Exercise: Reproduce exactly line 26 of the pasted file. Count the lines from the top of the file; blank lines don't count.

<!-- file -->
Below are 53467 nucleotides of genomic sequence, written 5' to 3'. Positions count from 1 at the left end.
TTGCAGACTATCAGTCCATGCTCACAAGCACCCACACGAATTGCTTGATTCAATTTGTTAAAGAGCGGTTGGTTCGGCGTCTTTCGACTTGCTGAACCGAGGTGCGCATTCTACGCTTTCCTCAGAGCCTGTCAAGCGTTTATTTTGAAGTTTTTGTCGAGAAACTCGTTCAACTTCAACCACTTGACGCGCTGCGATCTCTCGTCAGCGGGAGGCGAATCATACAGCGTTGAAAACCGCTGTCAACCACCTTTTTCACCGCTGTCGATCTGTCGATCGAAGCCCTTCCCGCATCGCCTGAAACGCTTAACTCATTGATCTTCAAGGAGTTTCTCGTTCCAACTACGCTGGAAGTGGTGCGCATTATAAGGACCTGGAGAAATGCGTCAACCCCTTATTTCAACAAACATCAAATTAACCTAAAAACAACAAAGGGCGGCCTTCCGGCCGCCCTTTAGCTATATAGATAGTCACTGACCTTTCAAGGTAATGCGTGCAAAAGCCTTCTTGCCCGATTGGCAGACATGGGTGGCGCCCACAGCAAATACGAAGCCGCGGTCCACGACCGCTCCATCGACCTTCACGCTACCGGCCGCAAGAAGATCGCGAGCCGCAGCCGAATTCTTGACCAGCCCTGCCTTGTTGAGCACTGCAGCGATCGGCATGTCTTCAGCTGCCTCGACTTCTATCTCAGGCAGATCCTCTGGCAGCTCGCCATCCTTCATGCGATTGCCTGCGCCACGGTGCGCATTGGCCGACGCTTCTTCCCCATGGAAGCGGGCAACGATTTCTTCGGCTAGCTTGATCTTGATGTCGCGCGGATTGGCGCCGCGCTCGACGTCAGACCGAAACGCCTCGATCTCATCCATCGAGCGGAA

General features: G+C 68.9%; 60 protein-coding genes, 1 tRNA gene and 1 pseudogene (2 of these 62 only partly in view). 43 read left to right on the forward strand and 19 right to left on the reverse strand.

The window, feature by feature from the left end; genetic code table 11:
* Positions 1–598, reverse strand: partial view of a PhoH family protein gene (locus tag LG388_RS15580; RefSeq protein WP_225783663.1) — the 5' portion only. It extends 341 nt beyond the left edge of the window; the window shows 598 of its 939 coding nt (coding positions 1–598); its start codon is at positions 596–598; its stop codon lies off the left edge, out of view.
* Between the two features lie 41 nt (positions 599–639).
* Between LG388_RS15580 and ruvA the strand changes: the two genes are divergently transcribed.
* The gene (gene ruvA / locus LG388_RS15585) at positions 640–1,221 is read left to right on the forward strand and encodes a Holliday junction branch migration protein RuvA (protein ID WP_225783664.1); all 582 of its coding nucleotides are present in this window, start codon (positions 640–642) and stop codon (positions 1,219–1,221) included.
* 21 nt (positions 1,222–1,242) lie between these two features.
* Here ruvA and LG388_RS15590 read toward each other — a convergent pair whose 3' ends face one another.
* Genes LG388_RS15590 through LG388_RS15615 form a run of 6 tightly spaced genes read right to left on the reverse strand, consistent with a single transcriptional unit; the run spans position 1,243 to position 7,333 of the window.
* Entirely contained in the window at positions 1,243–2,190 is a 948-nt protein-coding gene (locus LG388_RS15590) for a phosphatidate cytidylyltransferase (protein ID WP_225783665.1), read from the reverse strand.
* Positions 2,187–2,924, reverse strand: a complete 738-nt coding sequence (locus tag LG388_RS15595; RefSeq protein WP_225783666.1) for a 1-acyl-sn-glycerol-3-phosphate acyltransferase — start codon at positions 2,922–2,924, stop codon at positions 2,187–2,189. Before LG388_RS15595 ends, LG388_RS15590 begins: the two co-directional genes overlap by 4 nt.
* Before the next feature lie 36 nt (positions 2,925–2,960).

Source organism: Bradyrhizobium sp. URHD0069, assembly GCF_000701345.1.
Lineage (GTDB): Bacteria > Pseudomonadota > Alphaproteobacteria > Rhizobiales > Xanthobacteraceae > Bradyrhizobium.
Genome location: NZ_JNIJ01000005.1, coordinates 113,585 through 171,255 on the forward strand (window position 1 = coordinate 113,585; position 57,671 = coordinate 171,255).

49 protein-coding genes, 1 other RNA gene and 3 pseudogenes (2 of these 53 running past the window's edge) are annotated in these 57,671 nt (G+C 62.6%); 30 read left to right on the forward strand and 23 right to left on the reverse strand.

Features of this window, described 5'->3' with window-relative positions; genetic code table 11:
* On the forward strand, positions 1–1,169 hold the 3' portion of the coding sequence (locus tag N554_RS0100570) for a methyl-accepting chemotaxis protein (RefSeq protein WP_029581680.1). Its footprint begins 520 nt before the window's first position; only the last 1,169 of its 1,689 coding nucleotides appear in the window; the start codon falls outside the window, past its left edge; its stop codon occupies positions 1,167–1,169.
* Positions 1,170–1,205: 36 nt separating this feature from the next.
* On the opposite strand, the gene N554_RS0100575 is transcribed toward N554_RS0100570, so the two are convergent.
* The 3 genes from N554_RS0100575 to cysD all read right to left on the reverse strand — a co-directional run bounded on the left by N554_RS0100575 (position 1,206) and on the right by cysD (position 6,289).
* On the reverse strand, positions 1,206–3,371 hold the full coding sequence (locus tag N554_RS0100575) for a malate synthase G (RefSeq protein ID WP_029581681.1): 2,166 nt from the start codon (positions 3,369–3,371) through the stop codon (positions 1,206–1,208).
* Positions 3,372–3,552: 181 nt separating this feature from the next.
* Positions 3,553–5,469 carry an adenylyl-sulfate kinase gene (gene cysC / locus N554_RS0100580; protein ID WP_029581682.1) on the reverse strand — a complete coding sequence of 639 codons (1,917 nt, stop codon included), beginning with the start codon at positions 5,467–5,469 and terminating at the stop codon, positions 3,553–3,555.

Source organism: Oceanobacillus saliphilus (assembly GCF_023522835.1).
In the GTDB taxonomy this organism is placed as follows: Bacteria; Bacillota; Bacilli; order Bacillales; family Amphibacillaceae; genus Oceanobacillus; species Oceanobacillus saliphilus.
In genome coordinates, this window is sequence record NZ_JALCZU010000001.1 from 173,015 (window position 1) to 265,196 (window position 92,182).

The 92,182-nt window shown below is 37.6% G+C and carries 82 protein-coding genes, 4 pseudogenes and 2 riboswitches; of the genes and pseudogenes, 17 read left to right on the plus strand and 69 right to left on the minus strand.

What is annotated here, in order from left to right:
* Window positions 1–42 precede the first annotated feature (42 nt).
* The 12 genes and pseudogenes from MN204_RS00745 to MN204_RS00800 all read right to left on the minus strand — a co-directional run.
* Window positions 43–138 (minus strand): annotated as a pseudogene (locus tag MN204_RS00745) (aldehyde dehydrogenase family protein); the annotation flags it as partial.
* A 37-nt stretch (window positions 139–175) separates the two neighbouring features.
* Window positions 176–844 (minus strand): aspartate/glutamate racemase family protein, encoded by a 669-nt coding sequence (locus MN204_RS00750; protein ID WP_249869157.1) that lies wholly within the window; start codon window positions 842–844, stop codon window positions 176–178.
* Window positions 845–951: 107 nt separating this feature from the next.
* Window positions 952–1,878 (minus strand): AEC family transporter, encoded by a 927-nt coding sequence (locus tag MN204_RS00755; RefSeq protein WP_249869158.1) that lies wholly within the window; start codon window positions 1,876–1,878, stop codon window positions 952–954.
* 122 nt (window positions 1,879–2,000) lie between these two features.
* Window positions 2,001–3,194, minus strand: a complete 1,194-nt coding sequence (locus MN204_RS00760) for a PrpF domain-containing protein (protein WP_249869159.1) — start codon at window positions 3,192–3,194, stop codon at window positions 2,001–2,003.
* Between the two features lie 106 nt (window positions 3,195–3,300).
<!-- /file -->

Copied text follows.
* Positions 3,553–5,469 carry an adenylyl-sulfate kinase gene (gene cysC / locus N554_RS0100580; protein ID WP_029581682.1) on the reverse strand — a complete coding sequence of 639 codons (1,917 nt, stop codon included), beginning with the start codon at positions 5,467–5,469 and terminating at the stop codon, positions 3,553–3,555.